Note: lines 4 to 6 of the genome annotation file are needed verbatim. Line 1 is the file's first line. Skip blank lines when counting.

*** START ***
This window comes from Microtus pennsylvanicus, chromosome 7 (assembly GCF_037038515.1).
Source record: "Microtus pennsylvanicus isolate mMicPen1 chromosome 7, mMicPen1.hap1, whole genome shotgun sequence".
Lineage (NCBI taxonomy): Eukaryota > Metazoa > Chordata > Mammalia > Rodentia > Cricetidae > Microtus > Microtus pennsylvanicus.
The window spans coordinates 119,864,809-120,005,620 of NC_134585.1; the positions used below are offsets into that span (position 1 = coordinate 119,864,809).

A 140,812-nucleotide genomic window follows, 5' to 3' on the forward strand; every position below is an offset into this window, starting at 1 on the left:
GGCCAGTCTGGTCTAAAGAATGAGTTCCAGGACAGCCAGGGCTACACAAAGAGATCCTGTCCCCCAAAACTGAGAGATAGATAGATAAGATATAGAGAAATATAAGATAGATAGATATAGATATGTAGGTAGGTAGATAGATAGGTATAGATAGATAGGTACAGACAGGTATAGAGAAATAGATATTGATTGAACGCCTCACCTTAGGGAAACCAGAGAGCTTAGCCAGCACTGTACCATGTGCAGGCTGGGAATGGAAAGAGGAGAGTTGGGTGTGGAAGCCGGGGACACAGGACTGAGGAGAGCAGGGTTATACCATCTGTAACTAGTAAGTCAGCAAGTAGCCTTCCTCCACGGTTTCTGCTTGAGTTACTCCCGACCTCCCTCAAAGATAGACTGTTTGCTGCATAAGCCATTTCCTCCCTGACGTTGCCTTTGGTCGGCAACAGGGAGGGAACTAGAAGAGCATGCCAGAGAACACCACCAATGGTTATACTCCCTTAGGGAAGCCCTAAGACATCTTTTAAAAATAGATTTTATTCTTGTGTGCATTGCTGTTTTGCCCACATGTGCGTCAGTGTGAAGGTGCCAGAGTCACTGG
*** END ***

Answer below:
The window spans coordinates 119,864,809-120,005,620 of NC_134585.1; the positions used below are offsets into that span (position 1 = coordinate 119,864,809).

A 140,812-nucleotide genomic window follows, 5' to 3' on the forward strand; every position below is an offset into this window, starting at 1 on the left:
GGCCAGTCTGGTCTAAAGAATGAGTTCCAGGACAGCCAGGGCTACACAAAGAGATCCTGTCCCCCAAAACTGAGAGATAGATAGATAAGATATAGAGAAATATAAGATAGATAGATATAGATATGTAGGTAGGTAGATAGATAGGTATAGATAGATAGGTACAGACAGGTATAGAGAAATAGATATTGATTGAACGCCTCACCTTAGGGAAACCAGAGAGCTTAGCCAGCACTGTACCATGTGCAGGCTGGGAATGGAAAGAGGAGAGTTGGGTGTGGAAGCCGGGGACACAGGACTGAGGAGAGCAGGGTTATACCATCTGTAACTAGTAAGTCAGCAAGTAGCCTTCCTCCACGGTTTCTGCTTGAGTTACTCCCGACCTCCCTCAAAGATAGACTGTTTGCTGCATAAGCCATTTCCTCCCTGACGTTGCCTTTGGTCGGCAACAGGGAGGGAACTAGAAGAGCATGCCAGAGAACACCACCAATGGTTATACTCCCTTAGGGAAGCCCTAAGACATCTTTTAAAAATAGATTTTATTCTTGTGTGCATTGCTGTTTTGCCCACATGTGCGTCAGTGTGAAGGTGCCAGAGTCACTGG